The Lampes appealed, and the BAP reversed. In an able opinion authored by the late bankruptcy judge Donald Cordova, the BAP concluded that "based on the . . . Debtors' intent, their conduct in carrying on the farming operation, in purchasing the equipment from a joint account funded by earnings from the farm, and in pledging the equipment together as security for operating loans, Shelia Lampe co-owned the property for purposes of the tools of the trade exemption." In re Lampe, 278 B.R. 205, 213 (BAP 10th Cir. 2002). The BAP also rejected the suggestion that the Lampe farming operation was a partnership in the legal sense; instead, the BAP concluded it was "a family business operating as a proprietorship with each Debtor as a co-owner of the equipment." Id. at 214. Consequently, the BAP held Shelia Lampe was entitled to claim $7500 in "tools of the trade" exemptions on the farm equipment.


On appeal from BAP decisions, we independently review the bankruptcy court's decision. In re Albrecht, 233 F.3d 1258, 1260 (10th Cir. 2000). "[W]e review the bankruptcy court's legal determinations de novo, and its factual findings under the clearly erroneous standard." In re Miniscribe Corp., 309 F.3d 1234, 1240 (10th Cir. 2002).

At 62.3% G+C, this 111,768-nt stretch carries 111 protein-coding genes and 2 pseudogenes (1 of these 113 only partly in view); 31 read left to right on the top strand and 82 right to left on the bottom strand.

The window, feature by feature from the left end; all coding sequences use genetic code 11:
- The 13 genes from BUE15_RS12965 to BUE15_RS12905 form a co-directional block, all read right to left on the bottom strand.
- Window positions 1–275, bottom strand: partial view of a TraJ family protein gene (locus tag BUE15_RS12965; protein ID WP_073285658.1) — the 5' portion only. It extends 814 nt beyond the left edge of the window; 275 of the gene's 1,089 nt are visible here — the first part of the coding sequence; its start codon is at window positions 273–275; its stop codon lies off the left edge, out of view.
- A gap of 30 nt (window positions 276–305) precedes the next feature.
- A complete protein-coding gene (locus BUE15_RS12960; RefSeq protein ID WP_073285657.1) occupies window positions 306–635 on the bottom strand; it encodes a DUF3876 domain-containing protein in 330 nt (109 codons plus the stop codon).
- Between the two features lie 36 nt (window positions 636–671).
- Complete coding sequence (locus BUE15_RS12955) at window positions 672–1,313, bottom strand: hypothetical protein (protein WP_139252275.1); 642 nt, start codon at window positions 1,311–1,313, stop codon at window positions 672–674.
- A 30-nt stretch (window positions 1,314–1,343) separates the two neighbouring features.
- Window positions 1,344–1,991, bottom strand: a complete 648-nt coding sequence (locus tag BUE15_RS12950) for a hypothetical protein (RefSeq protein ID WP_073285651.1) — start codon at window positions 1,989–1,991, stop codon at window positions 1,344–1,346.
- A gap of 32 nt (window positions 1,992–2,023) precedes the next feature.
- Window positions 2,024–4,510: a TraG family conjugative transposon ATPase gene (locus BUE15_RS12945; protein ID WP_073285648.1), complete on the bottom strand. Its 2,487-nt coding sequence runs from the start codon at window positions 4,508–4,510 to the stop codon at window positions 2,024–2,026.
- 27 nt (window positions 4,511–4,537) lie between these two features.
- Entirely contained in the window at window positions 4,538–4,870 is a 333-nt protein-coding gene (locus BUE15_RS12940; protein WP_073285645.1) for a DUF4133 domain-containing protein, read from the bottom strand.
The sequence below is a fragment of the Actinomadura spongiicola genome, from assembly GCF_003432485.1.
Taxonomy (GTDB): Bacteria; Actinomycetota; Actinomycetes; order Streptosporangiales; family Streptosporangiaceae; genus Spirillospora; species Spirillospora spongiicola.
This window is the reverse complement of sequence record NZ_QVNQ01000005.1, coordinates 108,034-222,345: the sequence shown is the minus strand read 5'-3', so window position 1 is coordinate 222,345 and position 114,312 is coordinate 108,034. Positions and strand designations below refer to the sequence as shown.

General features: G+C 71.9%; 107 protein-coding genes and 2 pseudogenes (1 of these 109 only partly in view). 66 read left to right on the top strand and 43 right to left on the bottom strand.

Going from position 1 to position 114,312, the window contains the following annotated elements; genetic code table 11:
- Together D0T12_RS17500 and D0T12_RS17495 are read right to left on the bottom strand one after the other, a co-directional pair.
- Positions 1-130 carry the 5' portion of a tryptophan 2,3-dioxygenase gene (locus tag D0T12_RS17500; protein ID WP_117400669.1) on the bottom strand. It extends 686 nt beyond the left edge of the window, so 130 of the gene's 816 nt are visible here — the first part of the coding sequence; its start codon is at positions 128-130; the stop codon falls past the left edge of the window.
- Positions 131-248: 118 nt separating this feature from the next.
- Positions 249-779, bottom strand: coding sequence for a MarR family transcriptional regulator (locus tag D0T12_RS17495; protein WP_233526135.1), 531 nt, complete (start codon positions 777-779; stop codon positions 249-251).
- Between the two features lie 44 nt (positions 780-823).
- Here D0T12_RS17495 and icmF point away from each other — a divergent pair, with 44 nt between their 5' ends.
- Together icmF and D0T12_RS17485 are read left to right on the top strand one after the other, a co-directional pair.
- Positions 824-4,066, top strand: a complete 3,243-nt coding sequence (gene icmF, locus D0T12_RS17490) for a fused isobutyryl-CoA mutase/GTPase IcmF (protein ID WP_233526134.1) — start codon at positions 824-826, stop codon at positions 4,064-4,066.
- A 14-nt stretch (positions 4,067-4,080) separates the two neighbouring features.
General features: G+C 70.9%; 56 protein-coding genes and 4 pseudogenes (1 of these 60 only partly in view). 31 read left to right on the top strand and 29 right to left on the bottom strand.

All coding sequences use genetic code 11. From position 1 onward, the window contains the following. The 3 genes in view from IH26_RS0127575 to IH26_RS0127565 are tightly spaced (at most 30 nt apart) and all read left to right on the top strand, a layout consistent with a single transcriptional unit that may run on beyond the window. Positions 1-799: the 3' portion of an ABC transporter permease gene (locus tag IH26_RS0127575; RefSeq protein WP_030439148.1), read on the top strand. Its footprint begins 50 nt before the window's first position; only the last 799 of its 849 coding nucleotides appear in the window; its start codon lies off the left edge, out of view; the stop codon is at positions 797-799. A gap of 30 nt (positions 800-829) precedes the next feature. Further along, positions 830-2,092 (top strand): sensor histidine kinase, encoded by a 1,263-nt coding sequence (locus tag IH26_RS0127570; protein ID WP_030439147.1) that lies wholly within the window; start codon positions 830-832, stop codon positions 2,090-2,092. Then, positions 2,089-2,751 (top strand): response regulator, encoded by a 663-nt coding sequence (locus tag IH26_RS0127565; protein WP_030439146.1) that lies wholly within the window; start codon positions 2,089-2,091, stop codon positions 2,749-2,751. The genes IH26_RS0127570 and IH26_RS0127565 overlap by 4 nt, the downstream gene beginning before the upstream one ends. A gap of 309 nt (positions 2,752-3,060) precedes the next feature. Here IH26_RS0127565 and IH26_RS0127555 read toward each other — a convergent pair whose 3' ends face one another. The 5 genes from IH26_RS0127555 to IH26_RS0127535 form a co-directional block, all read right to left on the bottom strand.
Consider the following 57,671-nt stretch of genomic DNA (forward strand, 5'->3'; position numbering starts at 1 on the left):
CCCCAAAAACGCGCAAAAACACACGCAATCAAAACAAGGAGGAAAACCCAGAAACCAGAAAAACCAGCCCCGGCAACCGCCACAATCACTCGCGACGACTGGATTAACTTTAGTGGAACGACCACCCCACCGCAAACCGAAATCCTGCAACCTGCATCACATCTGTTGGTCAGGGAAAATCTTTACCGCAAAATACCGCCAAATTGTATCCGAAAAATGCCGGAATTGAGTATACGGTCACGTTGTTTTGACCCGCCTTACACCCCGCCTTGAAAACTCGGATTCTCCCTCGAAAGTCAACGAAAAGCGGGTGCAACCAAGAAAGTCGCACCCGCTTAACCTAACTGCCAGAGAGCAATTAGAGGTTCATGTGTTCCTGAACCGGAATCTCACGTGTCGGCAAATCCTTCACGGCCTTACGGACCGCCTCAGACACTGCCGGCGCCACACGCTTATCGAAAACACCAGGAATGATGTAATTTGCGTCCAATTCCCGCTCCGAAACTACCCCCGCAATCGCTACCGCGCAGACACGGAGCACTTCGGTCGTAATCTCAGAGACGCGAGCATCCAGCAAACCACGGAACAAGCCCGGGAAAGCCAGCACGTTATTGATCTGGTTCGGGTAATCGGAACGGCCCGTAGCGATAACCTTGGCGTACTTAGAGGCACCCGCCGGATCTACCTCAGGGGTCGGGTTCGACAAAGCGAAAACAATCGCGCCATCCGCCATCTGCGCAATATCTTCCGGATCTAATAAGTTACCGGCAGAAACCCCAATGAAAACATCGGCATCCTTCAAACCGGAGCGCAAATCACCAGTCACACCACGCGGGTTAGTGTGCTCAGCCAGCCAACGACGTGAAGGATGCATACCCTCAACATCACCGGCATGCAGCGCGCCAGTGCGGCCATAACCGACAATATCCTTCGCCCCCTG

Upon filing a bankruptcy petition, the debtors' property becomes property of the bankruptcy estate subject to the exemptions listed in 11 U.S.C. § 522. See 11 U.S.C. §§ 522 & 541. Section 522(b) specifies that the debtor can take the exemptions enumerated in § 522(d) unless applicable state law specifically provides otherwise. Kansas has opted out of the federal plan, and has enacted its own set of exemptions. See Kan. Stat. Ann. § 60-2312. "When determining the validity of a claimed state law exemption, bankruptcy courts look to the applicable state law." In re Urban, 262 B.R. 865, 866 (Bankr. D. Kan. 2001). Under Kansas law,

[e]very person residing in [Kansas] shall have exempt from seizure and sale upon any attachment, execution, or other process issued from any court in this state, the following articles of personal property:

. . .

(e) The books, documents, furniture, instruments, tools, implements and equipment . . . or other tangible means of production regularly and reasonably necessary in carrying on the person's profession, trade, business or occupation in an aggregate value not to exceed $7500.

Kan. Stat. Ann. § 60-2304(e).